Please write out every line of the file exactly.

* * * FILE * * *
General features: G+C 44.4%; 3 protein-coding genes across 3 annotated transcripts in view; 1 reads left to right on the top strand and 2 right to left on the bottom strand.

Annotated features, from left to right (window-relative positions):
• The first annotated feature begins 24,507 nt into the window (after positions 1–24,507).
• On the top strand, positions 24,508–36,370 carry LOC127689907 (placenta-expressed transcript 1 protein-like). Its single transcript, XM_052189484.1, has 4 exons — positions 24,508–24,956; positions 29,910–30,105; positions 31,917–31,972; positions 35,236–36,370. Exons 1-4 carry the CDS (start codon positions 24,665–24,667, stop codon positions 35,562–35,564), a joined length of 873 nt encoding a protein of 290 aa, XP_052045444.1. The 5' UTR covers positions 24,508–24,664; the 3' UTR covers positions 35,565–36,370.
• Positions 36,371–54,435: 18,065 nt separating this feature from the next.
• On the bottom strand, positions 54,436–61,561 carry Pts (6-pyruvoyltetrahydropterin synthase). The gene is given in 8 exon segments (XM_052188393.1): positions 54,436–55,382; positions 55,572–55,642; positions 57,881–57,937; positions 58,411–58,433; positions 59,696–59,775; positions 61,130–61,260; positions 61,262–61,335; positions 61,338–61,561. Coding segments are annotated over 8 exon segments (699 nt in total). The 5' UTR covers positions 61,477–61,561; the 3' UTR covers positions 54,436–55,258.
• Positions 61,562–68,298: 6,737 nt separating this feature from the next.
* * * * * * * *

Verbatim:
General features: G+C 44.4%; 3 protein-coding genes across 3 annotated transcripts in view; 1 reads left to right on the top strand and 2 right to left on the bottom strand.

Annotated features, from left to right (window-relative positions):
• The first annotated feature begins 24,507 nt into the window (after positions 1–24,507).
• On the top strand, positions 24,508–36,370 carry LOC127689907 (placenta-expressed transcript 1 protein-like). Its single transcript, XM_052189484.1, has 4 exons — positions 24,508–24,956; positions 29,910–30,105; positions 31,917–31,972; positions 35,236–36,370. Exons 1-4 carry the CDS (start codon positions 24,665–24,667, stop codon positions 35,562–35,564), a joined length of 873 nt encoding a protein of 290 aa, XP_052045444.1. The 5' UTR covers positions 24,508–24,664; the 3' UTR covers positions 35,565–36,370.
• Positions 36,371–54,435: 18,065 nt separating this feature from the next.
• On the bottom strand, positions 54,436–61,561 carry Pts (6-pyruvoyltetrahydropterin synthase). The gene is given in 8 exon segments (XM_052188393.1): positions 54,436–55,382; positions 55,572–55,642; positions 57,881–57,937; positions 58,411–58,433; positions 59,696–59,775; positions 61,130–61,260; positions 61,262–61,335; positions 61,338–61,561. Coding segments are annotated over 8 exon segments (699 nt in total). The 5' UTR covers positions 61,477–61,561; the 3' UTR covers positions 54,436–55,258.
• Positions 61,562–68,298: 6,737 nt separating this feature from the next.